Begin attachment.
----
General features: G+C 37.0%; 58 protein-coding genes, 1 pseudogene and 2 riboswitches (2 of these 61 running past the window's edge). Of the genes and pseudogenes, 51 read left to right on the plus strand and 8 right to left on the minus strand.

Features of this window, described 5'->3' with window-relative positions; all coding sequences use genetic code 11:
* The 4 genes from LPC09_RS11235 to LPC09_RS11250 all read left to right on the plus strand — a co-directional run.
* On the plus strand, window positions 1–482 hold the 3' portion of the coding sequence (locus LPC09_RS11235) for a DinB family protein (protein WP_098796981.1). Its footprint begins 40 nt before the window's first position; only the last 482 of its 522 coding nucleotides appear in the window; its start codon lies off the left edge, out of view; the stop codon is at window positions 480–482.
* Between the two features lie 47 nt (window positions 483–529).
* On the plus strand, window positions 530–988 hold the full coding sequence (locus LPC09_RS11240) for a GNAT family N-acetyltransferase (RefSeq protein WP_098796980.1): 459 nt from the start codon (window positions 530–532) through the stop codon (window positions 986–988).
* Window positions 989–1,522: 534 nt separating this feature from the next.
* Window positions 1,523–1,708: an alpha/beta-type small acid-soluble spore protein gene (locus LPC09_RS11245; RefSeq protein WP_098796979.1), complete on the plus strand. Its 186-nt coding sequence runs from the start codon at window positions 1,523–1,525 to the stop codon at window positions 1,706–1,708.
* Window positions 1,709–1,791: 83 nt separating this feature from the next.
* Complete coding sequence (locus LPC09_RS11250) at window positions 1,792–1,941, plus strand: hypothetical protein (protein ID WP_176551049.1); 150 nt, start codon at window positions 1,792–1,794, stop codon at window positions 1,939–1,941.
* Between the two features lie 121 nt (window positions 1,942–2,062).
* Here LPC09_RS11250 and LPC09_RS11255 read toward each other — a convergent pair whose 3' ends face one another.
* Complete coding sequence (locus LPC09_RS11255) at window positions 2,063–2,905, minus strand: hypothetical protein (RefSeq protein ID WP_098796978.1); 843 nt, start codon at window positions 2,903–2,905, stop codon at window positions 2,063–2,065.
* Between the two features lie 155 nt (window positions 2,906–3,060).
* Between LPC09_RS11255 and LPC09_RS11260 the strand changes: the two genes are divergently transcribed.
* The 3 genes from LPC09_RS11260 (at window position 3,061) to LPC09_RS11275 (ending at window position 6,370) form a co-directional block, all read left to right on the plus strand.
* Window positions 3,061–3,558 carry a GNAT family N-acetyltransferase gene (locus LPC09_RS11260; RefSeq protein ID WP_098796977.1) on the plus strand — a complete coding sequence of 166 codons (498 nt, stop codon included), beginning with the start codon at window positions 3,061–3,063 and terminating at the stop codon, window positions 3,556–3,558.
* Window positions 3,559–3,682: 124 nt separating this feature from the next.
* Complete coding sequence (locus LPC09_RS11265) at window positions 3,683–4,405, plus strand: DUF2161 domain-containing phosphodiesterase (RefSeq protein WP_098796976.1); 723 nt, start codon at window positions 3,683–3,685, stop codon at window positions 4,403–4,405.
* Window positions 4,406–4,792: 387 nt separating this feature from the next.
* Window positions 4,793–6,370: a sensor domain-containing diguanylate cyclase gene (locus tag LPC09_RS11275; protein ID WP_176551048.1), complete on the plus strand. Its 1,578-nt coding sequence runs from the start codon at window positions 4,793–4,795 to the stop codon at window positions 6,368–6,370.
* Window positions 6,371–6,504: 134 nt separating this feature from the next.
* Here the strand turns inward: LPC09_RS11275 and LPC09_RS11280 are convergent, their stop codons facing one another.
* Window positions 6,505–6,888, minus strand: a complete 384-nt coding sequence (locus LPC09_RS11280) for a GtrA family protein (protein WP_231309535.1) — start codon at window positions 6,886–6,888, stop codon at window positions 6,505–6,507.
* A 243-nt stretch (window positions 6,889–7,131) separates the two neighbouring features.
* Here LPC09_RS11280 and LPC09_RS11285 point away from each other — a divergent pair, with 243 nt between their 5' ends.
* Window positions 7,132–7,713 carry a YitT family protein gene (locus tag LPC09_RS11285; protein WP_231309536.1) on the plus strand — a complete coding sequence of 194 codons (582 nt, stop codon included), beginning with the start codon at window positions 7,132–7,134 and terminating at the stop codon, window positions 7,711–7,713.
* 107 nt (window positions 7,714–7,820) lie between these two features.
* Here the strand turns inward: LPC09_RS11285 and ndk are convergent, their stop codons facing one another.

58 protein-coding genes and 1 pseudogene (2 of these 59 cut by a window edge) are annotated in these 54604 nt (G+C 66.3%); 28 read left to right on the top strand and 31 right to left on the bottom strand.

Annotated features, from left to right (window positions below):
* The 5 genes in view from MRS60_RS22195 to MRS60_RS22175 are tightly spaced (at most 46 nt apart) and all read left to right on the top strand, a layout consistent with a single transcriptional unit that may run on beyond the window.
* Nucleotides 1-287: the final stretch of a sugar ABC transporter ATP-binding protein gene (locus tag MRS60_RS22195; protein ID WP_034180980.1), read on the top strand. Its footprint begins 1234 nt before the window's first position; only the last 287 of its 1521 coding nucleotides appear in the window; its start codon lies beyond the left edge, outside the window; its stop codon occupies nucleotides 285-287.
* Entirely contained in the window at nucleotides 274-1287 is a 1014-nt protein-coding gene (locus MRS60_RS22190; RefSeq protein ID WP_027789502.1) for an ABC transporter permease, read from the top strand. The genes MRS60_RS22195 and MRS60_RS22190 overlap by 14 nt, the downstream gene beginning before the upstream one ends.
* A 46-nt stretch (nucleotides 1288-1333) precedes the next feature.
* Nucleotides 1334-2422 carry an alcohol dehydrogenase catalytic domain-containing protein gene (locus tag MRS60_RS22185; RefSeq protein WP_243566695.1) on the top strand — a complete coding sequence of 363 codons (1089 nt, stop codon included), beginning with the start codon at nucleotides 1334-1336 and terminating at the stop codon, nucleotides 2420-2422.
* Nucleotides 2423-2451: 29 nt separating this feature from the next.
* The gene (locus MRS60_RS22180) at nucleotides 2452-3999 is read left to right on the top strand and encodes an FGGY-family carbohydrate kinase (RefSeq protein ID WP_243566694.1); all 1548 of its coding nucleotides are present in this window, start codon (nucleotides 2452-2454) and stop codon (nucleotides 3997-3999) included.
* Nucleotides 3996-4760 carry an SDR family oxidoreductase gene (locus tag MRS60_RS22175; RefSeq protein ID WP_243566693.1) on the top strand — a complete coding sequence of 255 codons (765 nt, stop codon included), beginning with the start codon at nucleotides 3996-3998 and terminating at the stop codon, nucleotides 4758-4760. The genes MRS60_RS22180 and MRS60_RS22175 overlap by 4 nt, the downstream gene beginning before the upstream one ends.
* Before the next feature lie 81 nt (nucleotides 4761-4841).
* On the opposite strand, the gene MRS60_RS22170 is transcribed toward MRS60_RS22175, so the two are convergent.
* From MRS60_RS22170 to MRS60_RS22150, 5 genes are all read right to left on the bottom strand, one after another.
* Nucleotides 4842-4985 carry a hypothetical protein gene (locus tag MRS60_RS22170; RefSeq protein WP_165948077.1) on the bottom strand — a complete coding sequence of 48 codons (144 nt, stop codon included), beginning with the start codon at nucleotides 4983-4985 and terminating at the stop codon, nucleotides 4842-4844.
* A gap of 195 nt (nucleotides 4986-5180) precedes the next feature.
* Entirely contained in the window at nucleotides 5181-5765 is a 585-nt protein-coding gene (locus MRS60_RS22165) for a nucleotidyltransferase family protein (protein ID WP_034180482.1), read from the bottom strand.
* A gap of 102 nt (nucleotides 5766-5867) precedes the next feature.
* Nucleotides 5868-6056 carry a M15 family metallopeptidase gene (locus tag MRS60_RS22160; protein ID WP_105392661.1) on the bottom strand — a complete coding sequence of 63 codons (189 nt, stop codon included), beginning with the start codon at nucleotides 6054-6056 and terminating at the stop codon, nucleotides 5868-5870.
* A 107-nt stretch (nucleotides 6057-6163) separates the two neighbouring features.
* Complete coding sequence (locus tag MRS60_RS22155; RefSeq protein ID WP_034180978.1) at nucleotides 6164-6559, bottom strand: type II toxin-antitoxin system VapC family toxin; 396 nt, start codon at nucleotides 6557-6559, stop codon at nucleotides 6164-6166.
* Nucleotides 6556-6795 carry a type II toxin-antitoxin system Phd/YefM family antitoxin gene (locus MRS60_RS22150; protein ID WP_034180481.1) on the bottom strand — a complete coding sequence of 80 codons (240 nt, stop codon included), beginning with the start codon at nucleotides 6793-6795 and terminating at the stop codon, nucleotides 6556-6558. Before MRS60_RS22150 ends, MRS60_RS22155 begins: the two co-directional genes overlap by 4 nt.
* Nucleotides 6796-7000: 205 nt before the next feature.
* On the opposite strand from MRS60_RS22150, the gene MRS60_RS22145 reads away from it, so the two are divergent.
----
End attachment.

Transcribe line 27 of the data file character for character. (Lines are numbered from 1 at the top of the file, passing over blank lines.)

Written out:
* Window positions 7,132–7,713 carry a YitT family protein gene (locus tag LPC09_RS11285; protein WP_231309536.1) on the plus strand — a complete coding sequence of 194 codons (582 nt, stop codon included), beginning with the start codon at window positions 7,132–7,134 and terminating at the stop codon, window positions 7,711–7,713.